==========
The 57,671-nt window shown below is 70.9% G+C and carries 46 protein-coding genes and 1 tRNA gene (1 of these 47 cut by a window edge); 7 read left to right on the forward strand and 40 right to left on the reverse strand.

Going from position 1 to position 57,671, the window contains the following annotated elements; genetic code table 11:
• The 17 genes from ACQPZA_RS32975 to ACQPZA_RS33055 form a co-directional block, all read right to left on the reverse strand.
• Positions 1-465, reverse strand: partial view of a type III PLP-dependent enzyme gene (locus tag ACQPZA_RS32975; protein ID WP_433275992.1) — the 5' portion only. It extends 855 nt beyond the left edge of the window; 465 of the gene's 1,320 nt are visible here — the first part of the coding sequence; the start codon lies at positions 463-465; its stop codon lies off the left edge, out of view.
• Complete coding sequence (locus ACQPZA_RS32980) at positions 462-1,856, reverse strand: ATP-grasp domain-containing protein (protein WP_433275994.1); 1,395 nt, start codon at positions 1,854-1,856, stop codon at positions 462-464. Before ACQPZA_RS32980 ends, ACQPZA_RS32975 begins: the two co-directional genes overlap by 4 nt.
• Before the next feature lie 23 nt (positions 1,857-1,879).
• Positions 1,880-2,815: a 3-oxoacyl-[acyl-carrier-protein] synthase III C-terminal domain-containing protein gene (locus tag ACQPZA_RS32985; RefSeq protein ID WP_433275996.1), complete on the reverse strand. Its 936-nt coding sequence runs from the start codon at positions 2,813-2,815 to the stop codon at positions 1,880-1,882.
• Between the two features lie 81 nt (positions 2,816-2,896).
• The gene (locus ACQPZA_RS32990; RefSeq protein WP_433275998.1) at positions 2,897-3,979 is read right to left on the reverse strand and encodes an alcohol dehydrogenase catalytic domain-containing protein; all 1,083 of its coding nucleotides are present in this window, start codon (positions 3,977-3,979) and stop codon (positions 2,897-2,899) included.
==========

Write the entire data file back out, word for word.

The 57,671-nt window shown below is 70.9% G+C and carries 46 protein-coding genes and 1 tRNA gene (1 of these 47 cut by a window edge); 7 read left to right on the forward strand and 40 right to left on the reverse strand.

Going from position 1 to position 57,671, the window contains the following annotated elements; genetic code table 11:
• The 17 genes from ACQPZA_RS32975 to ACQPZA_RS33055 form a co-directional block, all read right to left on the reverse strand.
• Positions 1-465, reverse strand: partial view of a type III PLP-dependent enzyme gene (locus tag ACQPZA_RS32975; protein ID WP_433275992.1) — the 5' portion only. It extends 855 nt beyond the left edge of the window; 465 of the gene's 1,320 nt are visible here — the first part of the coding sequence; the start codon lies at positions 463-465; its stop codon lies off the left edge, out of view.
• Complete coding sequence (locus ACQPZA_RS32980) at positions 462-1,856, reverse strand: ATP-grasp domain-containing protein (protein WP_433275994.1); 1,395 nt, start codon at positions 1,854-1,856, stop codon at positions 462-464. Before ACQPZA_RS32980 ends, ACQPZA_RS32975 begins: the two co-directional genes overlap by 4 nt.
• Before the next feature lie 23 nt (positions 1,857-1,879).
• Positions 1,880-2,815: a 3-oxoacyl-[acyl-carrier-protein] synthase III C-terminal domain-containing protein gene (locus tag ACQPZA_RS32985; RefSeq protein ID WP_433275996.1), complete on the reverse strand. Its 936-nt coding sequence runs from the start codon at positions 2,813-2,815 to the stop codon at positions 1,880-1,882.
• Between the two features lie 81 nt (positions 2,816-2,896).
• The gene (locus ACQPZA_RS32990; RefSeq protein WP_433275998.1) at positions 2,897-3,979 is read right to left on the reverse strand and encodes an alcohol dehydrogenase catalytic domain-containing protein; all 1,083 of its coding nucleotides are present in this window, start codon (positions 3,977-3,979) and stop codon (positions 2,897-2,899) included.